Adapting the same philosophy of prevention and customer focus; he wanted a site that was friendly, easy to navigate, and had up to the minute information. "I get a kick out of working on the Web site," Scheidler explained. "I wanted more interaction between our customers and their patients by offering valuable information and services for both." With the ability to check pricing, lens availability, and new product information, eyecare professionals can quickly share information with their patients as well as use the information as selling tools. Consumers can look up eyecare professionals and their addresses, product information, and ask questions about eyewear. He continues to add to the Web site every month, and continues to seek feedback from users.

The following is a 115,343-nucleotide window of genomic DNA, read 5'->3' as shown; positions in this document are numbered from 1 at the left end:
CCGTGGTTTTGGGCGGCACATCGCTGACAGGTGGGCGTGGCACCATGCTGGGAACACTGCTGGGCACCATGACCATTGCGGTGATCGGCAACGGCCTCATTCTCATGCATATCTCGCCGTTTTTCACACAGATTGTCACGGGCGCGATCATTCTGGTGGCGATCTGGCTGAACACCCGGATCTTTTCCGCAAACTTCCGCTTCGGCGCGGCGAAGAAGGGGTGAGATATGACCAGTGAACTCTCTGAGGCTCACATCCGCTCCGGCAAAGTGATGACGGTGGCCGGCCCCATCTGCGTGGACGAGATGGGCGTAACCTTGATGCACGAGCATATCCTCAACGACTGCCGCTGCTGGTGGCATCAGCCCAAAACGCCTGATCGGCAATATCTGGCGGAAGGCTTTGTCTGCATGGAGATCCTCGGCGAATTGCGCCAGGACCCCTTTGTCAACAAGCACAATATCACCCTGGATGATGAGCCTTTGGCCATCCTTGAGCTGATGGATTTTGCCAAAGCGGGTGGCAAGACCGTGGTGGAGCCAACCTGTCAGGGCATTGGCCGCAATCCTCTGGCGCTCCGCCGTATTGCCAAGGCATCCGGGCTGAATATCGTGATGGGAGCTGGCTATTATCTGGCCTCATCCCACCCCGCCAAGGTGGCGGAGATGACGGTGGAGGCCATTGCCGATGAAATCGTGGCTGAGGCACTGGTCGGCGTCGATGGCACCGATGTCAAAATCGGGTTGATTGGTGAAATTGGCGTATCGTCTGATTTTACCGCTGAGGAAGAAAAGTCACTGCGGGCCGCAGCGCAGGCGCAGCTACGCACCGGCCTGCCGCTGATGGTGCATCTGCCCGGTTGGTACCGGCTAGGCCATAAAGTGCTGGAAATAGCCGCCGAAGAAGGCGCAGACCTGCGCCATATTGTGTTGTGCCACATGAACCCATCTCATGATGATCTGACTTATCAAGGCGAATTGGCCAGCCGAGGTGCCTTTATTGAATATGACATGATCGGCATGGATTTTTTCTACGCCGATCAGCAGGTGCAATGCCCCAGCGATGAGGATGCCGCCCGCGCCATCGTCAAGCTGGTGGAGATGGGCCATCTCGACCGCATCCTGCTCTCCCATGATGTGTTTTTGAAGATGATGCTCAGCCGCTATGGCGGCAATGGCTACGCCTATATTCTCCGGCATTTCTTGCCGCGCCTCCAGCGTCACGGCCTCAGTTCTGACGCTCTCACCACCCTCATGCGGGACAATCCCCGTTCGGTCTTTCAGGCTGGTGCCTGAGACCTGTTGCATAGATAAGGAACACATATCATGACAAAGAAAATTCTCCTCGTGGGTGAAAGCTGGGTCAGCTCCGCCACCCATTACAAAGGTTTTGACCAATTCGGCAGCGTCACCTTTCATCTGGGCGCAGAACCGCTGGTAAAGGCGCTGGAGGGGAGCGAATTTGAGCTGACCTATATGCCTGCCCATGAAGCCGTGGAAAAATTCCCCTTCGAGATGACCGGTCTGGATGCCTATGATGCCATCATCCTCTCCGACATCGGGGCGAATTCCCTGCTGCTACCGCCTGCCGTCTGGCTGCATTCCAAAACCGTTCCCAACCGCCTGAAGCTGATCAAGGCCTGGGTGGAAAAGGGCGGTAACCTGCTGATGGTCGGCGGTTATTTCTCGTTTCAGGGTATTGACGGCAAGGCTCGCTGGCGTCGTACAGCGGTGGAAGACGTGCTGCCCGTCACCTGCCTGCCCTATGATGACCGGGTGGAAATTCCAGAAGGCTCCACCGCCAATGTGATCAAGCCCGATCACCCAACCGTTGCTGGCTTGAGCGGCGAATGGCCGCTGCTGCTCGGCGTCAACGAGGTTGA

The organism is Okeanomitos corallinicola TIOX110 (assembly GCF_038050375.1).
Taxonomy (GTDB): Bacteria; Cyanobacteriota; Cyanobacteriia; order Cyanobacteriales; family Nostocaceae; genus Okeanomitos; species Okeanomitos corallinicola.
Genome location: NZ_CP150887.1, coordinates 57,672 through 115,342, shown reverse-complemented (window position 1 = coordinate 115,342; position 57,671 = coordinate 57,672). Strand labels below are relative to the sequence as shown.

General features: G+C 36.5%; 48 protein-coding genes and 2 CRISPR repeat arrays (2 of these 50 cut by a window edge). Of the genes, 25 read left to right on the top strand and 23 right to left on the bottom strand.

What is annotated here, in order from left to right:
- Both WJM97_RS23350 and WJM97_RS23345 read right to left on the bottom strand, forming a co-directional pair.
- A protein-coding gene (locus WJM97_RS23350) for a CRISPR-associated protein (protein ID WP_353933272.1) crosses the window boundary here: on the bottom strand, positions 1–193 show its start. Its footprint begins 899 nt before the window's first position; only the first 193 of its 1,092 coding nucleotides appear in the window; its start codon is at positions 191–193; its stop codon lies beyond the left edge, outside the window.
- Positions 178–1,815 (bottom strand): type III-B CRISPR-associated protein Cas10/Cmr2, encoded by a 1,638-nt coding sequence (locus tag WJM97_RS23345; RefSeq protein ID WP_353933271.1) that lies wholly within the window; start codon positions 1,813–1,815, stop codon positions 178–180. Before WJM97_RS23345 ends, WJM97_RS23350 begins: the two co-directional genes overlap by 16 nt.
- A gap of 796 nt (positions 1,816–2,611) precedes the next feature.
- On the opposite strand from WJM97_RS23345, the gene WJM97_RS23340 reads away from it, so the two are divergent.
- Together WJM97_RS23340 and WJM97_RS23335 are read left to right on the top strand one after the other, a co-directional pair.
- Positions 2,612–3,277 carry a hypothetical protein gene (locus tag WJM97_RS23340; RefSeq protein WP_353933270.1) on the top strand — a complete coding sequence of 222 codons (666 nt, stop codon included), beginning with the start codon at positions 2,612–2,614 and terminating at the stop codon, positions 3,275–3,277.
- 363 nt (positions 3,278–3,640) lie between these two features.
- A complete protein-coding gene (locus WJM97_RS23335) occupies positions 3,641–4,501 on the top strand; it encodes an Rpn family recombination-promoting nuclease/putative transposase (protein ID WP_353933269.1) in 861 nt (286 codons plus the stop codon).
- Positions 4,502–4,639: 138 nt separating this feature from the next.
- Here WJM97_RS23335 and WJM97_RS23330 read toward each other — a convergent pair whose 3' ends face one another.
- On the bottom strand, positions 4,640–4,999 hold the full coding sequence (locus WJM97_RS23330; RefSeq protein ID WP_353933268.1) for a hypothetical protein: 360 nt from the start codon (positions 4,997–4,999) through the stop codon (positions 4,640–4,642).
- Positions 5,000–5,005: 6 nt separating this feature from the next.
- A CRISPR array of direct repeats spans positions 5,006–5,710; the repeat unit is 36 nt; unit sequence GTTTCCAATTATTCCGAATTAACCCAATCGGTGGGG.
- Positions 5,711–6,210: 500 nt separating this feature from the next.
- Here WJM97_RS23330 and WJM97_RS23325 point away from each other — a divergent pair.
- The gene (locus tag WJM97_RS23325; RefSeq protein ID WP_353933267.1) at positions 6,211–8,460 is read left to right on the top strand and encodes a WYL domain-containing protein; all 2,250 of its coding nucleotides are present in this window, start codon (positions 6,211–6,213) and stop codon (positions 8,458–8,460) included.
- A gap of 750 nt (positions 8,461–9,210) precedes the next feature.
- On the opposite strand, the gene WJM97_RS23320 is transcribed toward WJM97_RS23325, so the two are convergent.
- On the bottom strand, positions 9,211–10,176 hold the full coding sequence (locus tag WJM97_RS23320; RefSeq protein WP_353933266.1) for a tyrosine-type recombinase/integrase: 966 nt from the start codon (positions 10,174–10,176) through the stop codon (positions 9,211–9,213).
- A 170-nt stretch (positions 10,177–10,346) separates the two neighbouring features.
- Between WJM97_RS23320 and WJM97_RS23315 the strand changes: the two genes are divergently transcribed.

"I am really glad I got fired from sales," he added. 'I love the optical industry, all the changes, the technology, and the people make my job fun. Though I miss going out on the road sometimes." Scheidler does take to the road sometimes, he is often an industry speaker at the Heart of America conferences or the Midwest Optical Laboratories Association meetings.

--Linda Little , contributing editor

Linda Little is an optical industry veteran and writer who specializes in laboratory and technical topics. She can be reached at 214-215-5453, or at llittle@considercelina.com.

 

 

Toledo Optical Puts the Breaks on Breakage

Bob Lommerse (left), general manager of Toledo Optical, reviews the lab’s daily breakage count with operations manager Dennis Snell. While employees watched, they calculated the value of the previous day’s breakage.

Toledo Optical struggles, as most laboratories do, with keeping its breakage low. After experiencing a relatively high level of breakage over the course of several months, the Toledo, Ohio-based lab implemented a unique process by which they could increase awareness and decrease laboratory breakage. During the month of October 2006, Toledo Optical introduced "Breakage Awareness Month."